Among the many changes social media has wrought in its relatively short existence sits an interesting phenomenon, one often overlooked by organizations wrangling with the risk management and governance implications of approving consumer and candidate social channels. It is this: hardly anyone will believe what you tell them.
You can craft beautiful content, time its release with precision and even allocate budget to promote it to an audience that’s a strong match for your message. You may gather armfuls of likes, but credibility will still be in short supply.
In part that’s because we are becoming increasingly ad weary and cynical when it comes to marketing claims and counter-claims. We are skeptics — not impervious to the craft of the marketer but better armored certainly. We perhaps better understand our roles and our rights as consumers or are still tending the scars of the 2008 global crash and less willing to trust.
I suspect, however, that it’s mostly due to the fact that we have so many other sources of information that we have no need or desire to rely on the word of the producer/salesman. We live in a world where even the views of unverified strangers — via Amazon, Glassdoor, etc. — carry more weight in our decision-making than the retailers themselves. And we’re talking about some pretty significant purchases like honeymoons and careers.
We might trust the provider to show us what it looks like and describe its technical specs but not whether it’s right for me. I’ll rely on the combined experiences of people I’ve never met before, thank you very much.
our friends in the ether
In fact, at the very top of this pyramid of trust sit our friends and our family — exactly where they should be and where they probably have always been. But only a few places below are the broader set of “friends” that constitute our Facebook connections, our LinkedIn network and other social relationships we’ve developed. Their activities are interesting. Their opinions carry weight. We can experience things vicariously through them and cherry-pick the ones that feel right for us.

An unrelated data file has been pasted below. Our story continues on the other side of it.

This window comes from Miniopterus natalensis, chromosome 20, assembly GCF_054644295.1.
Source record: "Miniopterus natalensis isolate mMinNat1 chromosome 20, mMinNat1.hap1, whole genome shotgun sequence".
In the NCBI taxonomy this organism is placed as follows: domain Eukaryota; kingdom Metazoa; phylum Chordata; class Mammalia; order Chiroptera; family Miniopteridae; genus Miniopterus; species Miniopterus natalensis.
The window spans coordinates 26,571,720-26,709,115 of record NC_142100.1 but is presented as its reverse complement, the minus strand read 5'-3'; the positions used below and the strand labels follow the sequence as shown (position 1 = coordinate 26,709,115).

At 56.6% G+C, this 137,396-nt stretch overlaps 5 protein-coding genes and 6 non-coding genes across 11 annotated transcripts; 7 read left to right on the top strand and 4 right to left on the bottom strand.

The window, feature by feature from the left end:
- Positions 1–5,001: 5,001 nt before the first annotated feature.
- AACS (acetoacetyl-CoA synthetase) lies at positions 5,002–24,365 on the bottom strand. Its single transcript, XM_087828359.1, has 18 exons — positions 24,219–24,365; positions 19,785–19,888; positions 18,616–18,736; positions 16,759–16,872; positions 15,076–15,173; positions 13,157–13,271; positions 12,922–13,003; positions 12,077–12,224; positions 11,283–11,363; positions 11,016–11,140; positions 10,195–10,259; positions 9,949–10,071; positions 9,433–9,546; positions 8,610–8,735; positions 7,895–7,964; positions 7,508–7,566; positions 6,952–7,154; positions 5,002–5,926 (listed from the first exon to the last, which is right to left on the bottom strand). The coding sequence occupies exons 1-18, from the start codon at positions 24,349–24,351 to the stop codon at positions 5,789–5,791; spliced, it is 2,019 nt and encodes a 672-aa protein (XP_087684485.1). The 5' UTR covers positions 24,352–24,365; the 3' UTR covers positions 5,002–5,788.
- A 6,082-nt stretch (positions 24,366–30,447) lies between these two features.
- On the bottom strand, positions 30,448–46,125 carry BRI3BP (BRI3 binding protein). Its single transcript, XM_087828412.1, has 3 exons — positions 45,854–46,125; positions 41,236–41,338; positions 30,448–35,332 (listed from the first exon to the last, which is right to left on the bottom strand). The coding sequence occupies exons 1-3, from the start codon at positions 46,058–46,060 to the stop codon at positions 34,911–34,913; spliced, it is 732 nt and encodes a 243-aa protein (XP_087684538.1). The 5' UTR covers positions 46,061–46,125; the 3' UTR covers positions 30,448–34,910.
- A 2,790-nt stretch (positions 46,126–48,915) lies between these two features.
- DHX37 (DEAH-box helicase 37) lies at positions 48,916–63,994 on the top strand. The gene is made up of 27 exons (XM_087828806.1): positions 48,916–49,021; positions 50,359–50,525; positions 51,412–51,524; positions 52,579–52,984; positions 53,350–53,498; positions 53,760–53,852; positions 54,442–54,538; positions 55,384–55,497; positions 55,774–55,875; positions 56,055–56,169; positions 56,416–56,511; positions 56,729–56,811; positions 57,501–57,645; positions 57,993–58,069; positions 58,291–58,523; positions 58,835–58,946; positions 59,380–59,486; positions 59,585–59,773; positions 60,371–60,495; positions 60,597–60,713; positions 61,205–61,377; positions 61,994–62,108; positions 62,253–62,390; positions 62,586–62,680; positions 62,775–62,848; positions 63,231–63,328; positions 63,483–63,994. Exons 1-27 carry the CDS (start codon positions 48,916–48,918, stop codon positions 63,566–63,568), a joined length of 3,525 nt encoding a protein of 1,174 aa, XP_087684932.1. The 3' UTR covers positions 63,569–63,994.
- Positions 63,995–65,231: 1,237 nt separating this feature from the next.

This is why the voice of your employer brand has to be the voice of your current workforce. Acme Plc espousing what a fascinating, valuable and genuinely different place to work it is sounds like so much empty rhetoric and marketing-ese. But having Jeff from Acme (or Lydia or Ashmila) relating his experience on LinkedIn or on your website carries resonance. It has mass and, with that, the prospect of attracting candidates to engage with your brand.
someone like me
At the heart of this is our desire to buy from someone like us. Notwithstanding our uniqueness, we find it easier to buy from and believe in those who seem familiar (or, more truthfully, the version of ourselves we aspire to). Maybe they look like us, share an interest, support the same team or took the same qualification. Whatever it is, we share with people an affinity that’s virtually impossible for a brand to replicate.
So when they tell us what it feels like to build a career at Acme Plc, we listen and are more likely to believe and to apply. There’s a feeling of truth and honesty attached to the experience of an individual that seems inherently less cultivated than the organization they represent.
In truth, no one has ever liked to hear how great something is from the thing itself. Film, concert, music, art, city, hotel, toy and wedding venue reviews have never been so broad or so vital, treading the line between telling us what to think and helping us make the lifestyle choices that suit us.
what's the lesson?
To my mind, it’s a simple one. Businesses should continue to focus their energies on making their workplaces as interesting, purposeful, enjoyable and distinctive (for the right people) as they can. You’re amazing at that, so keep going. The speed of change has never been so great, and many of us employees have never had it so good. Just don’t be the people shouting about it.
Let the people who live your ideas every day or those who have done so in the past tell it. In my experience, they’ll be proud to do so and welcome the opportunity. It will also help build the consensus and consistency that candidates are searching for in order to be confident moving forward. Remember that it’s not only the quality of the review but also the number of advocates that are important. Maintaining a consistent, strong score over 100 or 1,000 reviews is much harder than getting it right once.
Plus, there’s a much better chance people will believe them. As any movie director will tell you, the most important thing is that your audience leaves the theatre happy, not who takes credit for persuading them to buy the ticket.
About the AuthorMore Content by Steven Brand